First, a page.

AI-Assisted Imaging of Concealed Weapons

Real-time, at range detection of concealed weapons for police and border security

The ability to detect concealed knives and firearms is of vital importance in many areas of policing and security, including airports, stadiums, nightclubs and schools. This pressing issue disproportionately threatens young and disadvantaged communities, while putting security personnel under increasing threat. While technologies do exist to identify concealed weapons and illegal items, these typically involve expensive infrastructure that operates at a single access point that limits coverage and disrupts day-to-day business. 

QuantIC researchers at the University of Glasgow have developed an AI-assisted approach to combine information from numerous sensors that collective produce a real-time, at range detection system. Scanning specifically for dangerous items, the device can ignore other metal-based devices such as mobile phones and watches while giving an accurate location of where the concealed weapon is. 

The approach is low-cost and lightweight meaning it can be integrated onto police bodycams or doorways. High-speed scanning will remove queues and offer non-invasive security that informs greater stop and search approaches.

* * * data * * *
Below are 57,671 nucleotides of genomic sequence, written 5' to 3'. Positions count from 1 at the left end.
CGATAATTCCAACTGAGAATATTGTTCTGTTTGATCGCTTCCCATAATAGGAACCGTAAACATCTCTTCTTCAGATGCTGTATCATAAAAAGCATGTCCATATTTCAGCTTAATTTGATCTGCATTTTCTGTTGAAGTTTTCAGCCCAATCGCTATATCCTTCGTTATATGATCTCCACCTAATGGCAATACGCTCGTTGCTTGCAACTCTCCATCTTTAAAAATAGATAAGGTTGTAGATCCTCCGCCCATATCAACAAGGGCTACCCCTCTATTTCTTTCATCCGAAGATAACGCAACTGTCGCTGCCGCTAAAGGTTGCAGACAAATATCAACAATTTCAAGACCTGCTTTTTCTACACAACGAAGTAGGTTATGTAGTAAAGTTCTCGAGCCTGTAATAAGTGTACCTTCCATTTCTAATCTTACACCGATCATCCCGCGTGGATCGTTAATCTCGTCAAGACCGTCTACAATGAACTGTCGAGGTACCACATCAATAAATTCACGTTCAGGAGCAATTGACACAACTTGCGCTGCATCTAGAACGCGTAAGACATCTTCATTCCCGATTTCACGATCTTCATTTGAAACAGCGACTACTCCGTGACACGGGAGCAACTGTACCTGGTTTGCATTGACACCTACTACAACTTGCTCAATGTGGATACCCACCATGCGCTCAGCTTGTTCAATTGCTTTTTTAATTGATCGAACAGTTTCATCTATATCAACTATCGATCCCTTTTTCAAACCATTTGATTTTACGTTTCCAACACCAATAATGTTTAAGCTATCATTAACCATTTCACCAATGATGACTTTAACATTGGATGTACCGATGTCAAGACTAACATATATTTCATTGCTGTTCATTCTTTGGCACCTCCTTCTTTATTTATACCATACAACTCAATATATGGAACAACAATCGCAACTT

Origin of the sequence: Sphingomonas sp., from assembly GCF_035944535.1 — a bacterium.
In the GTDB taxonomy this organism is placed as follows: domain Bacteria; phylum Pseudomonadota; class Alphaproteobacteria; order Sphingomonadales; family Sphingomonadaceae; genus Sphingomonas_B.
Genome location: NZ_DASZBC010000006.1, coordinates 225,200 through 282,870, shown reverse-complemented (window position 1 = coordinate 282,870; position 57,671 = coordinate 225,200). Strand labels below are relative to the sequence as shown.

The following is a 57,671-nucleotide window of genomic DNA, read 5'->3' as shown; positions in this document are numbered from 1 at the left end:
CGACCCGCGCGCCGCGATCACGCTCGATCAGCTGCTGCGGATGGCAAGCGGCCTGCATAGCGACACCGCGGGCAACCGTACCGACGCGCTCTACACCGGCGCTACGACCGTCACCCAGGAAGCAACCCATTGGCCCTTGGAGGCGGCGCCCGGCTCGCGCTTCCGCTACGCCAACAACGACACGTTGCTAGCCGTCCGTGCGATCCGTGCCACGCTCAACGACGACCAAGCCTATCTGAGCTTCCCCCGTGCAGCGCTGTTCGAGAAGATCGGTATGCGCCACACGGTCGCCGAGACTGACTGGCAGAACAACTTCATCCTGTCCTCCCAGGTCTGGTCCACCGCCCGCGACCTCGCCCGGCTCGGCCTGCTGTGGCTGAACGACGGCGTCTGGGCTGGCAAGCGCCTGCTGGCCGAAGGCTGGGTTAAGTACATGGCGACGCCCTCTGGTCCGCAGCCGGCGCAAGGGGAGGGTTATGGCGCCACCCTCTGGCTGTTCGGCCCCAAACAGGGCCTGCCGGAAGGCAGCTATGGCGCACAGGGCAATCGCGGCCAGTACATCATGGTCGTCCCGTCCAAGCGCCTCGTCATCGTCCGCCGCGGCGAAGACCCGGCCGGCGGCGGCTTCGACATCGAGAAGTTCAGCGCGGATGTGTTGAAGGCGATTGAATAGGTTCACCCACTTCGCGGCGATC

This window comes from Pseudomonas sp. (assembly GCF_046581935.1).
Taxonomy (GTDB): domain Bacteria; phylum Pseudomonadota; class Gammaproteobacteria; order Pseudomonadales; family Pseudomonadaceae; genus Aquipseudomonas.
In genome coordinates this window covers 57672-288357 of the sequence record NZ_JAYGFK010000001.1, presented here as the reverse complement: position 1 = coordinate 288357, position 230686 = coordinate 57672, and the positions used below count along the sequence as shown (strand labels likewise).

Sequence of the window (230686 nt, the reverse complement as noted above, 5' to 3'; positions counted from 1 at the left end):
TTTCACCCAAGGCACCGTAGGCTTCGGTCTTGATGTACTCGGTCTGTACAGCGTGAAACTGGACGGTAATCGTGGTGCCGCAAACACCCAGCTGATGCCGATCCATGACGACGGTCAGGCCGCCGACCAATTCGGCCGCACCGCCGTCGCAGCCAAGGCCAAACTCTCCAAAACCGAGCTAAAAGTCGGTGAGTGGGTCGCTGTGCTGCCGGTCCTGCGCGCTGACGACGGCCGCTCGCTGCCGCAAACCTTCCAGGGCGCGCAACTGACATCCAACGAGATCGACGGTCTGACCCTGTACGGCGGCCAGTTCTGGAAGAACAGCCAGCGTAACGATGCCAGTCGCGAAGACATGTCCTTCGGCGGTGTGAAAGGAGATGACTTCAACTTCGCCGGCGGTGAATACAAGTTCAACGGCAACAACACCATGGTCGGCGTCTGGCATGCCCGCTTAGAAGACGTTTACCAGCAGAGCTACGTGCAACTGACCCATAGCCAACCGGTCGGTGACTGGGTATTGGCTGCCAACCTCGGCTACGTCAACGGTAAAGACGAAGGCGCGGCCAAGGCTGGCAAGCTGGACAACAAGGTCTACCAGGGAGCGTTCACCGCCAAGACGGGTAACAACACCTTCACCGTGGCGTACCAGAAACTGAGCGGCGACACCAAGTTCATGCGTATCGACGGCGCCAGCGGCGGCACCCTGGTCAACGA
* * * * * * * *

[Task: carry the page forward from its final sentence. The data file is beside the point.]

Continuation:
• Security without queues and disruptive infrastructure  
  • Respects privacy - only identifies dangerous items with no ‘through clothing images’ 
  • Low cost 
  • Highly portable and small device that can be retrofitted easily 
  • Capable of scanning multiple individuals in a scene simultaneously 


  • Airport security 
  • Police stop & search 
  • Defence and security 
  • Event and hospitality management 
  • Safety in public spaces and services e.g. hospitals and schools 

Meet our investigator

Professor Daniele Faccio is a Royal Academy Chair in Emerging Technologies, Fellow of the Royal Society of Edinburgh and Cavaliere dell'Ordine della Stella d'Italia (Knight of the Order of the Star of Italy). He joined the University of Glasgow in 2017 as Professor in Quantum Technologies where he leads the Extreme-Light group.